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Is Wells Fargo Scam an Indication of Major Banking Chaos?

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The recently emerged Wells Fargo (WFC - Free Report) sales scam has raised concerns for the banking industry as a whole. Federal regulators and policymakers are of the opinion that Wells Fargo is not the only bank which is engaged in cross-selling. In fact, cross-selling is now the lifeline of the entire banking system. Regulators stated that they are searching for similar behavior in other banking and non-banking financial institutions as well.

Following the Wells Fargo incident, Thomas J. Curry, Comptroller of the Currency stated, “I have directed that we are to do a horizontal review so we will be looking specifically at sales practices at our largest banks and midsized banks.”

Director of the Consumer Financial Protection Bureau, Richard Cordray added that the CFPB will jointly examine sales with the OCC. But the focus will also be on the compensation structure of banks, as incentive compensation schemes are a major problem witnessed across different markets, according to him. He said, "You should be focused on customer satisfaction, not on bare numbers. And there are monitoring systems that can be put in place."

John Stumpf, who appeared at the panel during the first part of the hearing, said that Wells Fargo told the OCC about its employees opening false accounts as early as 2013 but neglected to tell the CFPB until 2015. Also, lawmakers were outraged that Wells’ customers who asked to be refunded any fees from the phony accounts were forced into mandatory arbitration.

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How Cross Selling Works

Under this tactic, once a customer opens up a basic savings or checking account with a bank, the employees are forced to sell him/her more products even if those are not good fit. The new account offered could be a retirement account, a mortgage account or another savings account. The employees are also encouraged to open new credit card accounts in order to protect overdrafts without the customer’s authorization.

In order to execute their tactics, banks like JPMorgan (JPM - Free Report) , Citigroup (C - Free Report) and Bank of America (BAC - Free Report) have been physically transforming their branches by opening up smaller teller windows for depositing checks or account inquiries. These actually gives the bankers more space to personally assist customers with the intention of selling more products to them.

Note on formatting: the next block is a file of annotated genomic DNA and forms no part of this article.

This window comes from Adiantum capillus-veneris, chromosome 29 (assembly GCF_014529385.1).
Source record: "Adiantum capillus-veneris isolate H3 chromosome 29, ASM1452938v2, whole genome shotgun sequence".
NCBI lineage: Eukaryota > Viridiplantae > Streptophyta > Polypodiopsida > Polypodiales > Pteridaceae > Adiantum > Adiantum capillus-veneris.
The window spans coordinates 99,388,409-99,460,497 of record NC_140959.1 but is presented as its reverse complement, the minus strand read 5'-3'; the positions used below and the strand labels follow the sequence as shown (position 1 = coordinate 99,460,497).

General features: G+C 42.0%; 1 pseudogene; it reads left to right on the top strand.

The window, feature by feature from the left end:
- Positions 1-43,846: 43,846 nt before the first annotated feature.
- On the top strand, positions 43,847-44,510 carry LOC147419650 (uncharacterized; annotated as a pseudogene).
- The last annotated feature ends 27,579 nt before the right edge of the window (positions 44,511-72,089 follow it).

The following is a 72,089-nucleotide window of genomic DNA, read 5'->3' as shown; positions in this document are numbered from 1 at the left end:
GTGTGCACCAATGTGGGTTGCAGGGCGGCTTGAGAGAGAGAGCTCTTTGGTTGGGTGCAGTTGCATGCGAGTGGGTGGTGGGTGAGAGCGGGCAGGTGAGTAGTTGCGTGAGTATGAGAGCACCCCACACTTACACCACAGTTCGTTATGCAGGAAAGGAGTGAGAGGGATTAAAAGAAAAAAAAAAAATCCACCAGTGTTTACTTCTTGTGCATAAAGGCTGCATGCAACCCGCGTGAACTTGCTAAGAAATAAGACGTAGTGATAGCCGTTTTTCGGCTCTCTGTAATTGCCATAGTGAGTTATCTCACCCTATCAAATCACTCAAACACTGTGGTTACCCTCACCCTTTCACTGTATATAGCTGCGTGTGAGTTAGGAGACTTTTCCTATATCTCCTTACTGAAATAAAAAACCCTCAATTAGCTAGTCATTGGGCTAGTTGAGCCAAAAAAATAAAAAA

Low Interest Rate Environment Propelled Cross Selling

The financial crisis of 2007 led majority of the banks across the globe to shift their focus towards cross-selling. As the Fed cut interest rates to almost zero during the Great Recession, banks could no longer earn revenues in the form of interest income. Hence, they inclined towards earning revenues from other sources. One such source for non-interest income was fee income. Banks knew that the more products they could sell to customers, the higher would be their fee income.

Bob Hedges, a banking industry consultant with A.T. Kearney, stated that another benefit of cross-selling is that if a customer has several products with the same bank, it becomes more difficult for them to switch to a new one.

Customers’ Feedback Supports the Fact

According to a survey conducted last year, nearly 40% of Wells Fargo’s customers complained that the employees would constantly push products they did not need or want. Even though none of the other banks have been alleged of wrong-doings so far, majority of the customers made similar complaints according to the survey. Nearly 31% of the customers at Bank of America and 27% at both JPMorgan and Citigroup said that they felt overly pressurized for buying products they didn't want or need.

Consumers have filed more than 31,000 complaints since 2011 about the opening, closing and management of their accounts and issues dealing with unauthorized credit cards.

Last year, Citibank and its subsidiaries were asked to pay $700 million to consumers for allegations of misrepresentations related to cost and benefits of credit cards. The settlement, however, did not contain any admission of wrong-doing.

Cordray said, “We’ve put the entire banking industry on notice that this kind of conduct is completely inconsistent with what it means to be a bank.”

Bottom Line

It appears that Wells Fargo scam is just the beginning of similar scams coming under the spotlight.

This will add to the concerns of the banking industry, which is already grappling with a numbers of issues.

Wells Fargo currently carries a Zacks Rank #4 (Sell). However, JPMorgan, Citigroup and Bank of America carry a Zacks Rank #3 (Hold). You can see the complete list of today’s Zacks #1 Rank (Strong Buy) stocks here.

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